Home Ghana News COVID-19: Partial lockdown of Ghana a necessary evil- GMA

COVID-19: Partial lockdown of Ghana a necessary evil- GMA

The Ghana Medical Association (GMA) has joined calls for an immediate Coronavirus lockdown of Ghana.

General Secretary of the Association, Dr. Justice Yankson on Citi TV‘s Face to Face on Tuesday said despite the economic difficulties in the country, a lockdown of Ghana at this stage of the increased number of Coronavirus cases will curtail the spread of the disease.

He suggested a partial shutdown of the Greater Accra and Ashanti Regions [hotspots of the virus in Ghana] where only essential service providers will be allowed to operate in order not to bring the life of the average Ghanaian to a standstill.

Dr. Yankson further warned that deferring the lockdown to a period of high number of cases will rather be detrimental to the country’s fight against the pandemic.

“One measure is to the lockdown. The lockdown is to break the chain in community transmission. That is the essence of it. So the decision is whether to do it now when we have a relatively small number of cases or wait till we have the thousands. In my personal view, it is about time we did some partial lockdown. And what that means is for us to lock down the epicentres in our country now — Accra, Tema to be specific and Ashanti Region Region. We can decide to lock down these places and the exception will be for essential services to run in an attempt to stop the spread,” he told host, Godfred Akoto-Boafo.

“If we allow this to fester for too long and we end up with a lot of cases before we decide to go on the lockdown then what that will also mean is that we will potentially have people in the communities who may be spreading the disease among themselves because of our communal living and the lack of housing in this country. So it is about time that we take some quick decisions on the way forward. This will contain the disease in these two regions and spare the other 14 [regions]. People may talk about economic implications but the decision is to break transmission. If you do it now or later there will be still economic implications. So we should do it in such a way there are some essentials so that people can still live,” he added.

Ghana’s case count for COVID-19 as of Tuesday, March 24, 2020, is 53 with two deaths

According to the Health Service, a total of 1,030 persons are under mandatory quarantine.

A total of 844 of the quarantined individuals also had their samples taken for the necessary tests out which 510 had their samples tested for COVID-19.

Calls for lockdown

The increase in the number of cases has intensified calls on the government to urgently lock down the country as a means of escalating the country’s response to curbing the spread of the virus.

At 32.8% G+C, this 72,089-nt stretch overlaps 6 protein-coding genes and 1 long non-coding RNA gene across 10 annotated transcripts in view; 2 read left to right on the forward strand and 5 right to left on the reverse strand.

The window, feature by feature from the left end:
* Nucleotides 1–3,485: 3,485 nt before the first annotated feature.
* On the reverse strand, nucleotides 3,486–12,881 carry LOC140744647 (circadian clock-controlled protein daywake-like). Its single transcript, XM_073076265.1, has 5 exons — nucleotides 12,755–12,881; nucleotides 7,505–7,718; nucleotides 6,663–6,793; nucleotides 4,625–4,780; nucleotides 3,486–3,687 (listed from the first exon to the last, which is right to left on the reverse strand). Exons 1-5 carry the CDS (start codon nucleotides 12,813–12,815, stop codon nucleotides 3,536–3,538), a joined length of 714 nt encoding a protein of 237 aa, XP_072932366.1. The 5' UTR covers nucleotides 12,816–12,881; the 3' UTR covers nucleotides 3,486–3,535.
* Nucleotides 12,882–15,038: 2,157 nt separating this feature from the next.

The Trades Union Congress (TUC)  and the Bureau of Public Safety have both demanded that the government considers a total lockdown if necessary to prevent further spread of the novel coronavirus in the country.

Former Health Minister, Joseph Yieleh Chireh wants the government to immediately lockdown Accra, Kumasi and put the necessary systems in place before the coronavirus situation in the country gets out of hand.

 

Hard times

Meanwhile, international law and governance analyst, Kwame Mfodwo is warning that Ghana risks extreme starvation should it go into a complete lockdown now due to the rise in the number of confirmed cases of Coronavirus in the country.

He said although a possible lockdown is bound to happen given the nature of the pandemic, Ghana is ill-prepared for such a moment in the short term because of its current economic situation.

“[A lockdown] is inevitable. The key issue is that we have to allow a lockdown that is defined and matches our context. I will say that, yes, we’ll actually go in for a lockdown. But as we sit here now, we can’t go into lockdown now in our current state because we can’t maintain it for more than three days or a week because people don’t have food and they will starve. But let’s be frank, we need a long term to say one month, six weeks, three months of a lockdown but we can’t actually do that immediately. But we can do a short term thing which we will then roll and improve on else it will not be sustainable.”

An effective lockdown, according to the government analyst, requires an extremely wide range of measures to support people.

He, therefore, admonished the government to come out with a comprehensive programme to address all aspects of lockdown before such a decision is announced.

 

 

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